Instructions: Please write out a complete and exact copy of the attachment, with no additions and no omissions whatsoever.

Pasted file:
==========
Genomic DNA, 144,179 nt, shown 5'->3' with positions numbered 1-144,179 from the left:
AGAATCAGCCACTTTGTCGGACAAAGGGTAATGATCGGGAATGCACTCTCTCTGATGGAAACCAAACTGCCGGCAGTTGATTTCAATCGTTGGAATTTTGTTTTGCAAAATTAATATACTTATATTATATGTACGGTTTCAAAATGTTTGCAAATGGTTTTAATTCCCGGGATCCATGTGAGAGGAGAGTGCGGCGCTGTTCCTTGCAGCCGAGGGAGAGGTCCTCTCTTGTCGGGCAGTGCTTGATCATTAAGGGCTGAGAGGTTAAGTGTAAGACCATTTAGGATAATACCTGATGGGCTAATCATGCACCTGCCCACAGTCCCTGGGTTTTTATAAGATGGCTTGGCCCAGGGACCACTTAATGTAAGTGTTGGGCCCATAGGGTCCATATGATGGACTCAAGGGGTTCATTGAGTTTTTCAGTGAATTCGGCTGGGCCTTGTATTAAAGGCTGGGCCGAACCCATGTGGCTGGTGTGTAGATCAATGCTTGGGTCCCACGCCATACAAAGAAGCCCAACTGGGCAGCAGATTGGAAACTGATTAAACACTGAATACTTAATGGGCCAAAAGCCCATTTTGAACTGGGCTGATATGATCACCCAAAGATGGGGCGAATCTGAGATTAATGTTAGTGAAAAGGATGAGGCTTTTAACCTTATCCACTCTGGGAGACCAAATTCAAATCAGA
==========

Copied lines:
Genomic DNA, 144,179 nt, shown 5'->3' with positions numbered 1-144,179 from the left:
AGAATCAGCCACTTTGTCGGACAAAGGGTAATGATCGGGAATGCACTCTCTCTGATGGAAACCAAACTGCCGGCAGTTGATTTCAATCGTTGGAATTTTGTTTTGCAAAATTAATATACTTATATTATATGTACGGTTTCAAAATGTTTGCAAATGGTTTTAATTCCCGGGATCCATGTGAGAGGAGAGTGCGGCGCTGTTCCTTGCAGCCGAGGGAGAGGTCCTCTCTTGTCGGGCAGTGCTTGATCATTAAGGGCTGAGAGGTTAAGTGTAAGACCATTTAGGATAATACCTGATGGGCTAATCATGCACCTGCCCACAGTCCCTGGGTTTTTATAAGATGGCTTGGCCCAGGGACCACTTAATGTAAGTGTTGGGCCCATAGGGTCCATATGATGGACTCAAGGGGTTCATTGAGTTTTTCAGTGAATTCGGCTGGGCCTTGTATTAAAGGCTGGGCCGAACCCATGTGGCTGGTGTGTAGATCAATGCTTGGGTCCCACGCCATACAAAGAAGCCCAACTGGGCAGCAGATTGGAAACTGATTAAACACTGAATACTTAATGGGCCAAAAGCCCATTTTGAACTGGGCTGATATGATCACCCAAAGATGGGGCGAATCTGAGATTAATGTTAGTGAAAAGGATGAGGCTTTTAACCTTATCCACTCTGGGAGACCAAATTCAAATCAGA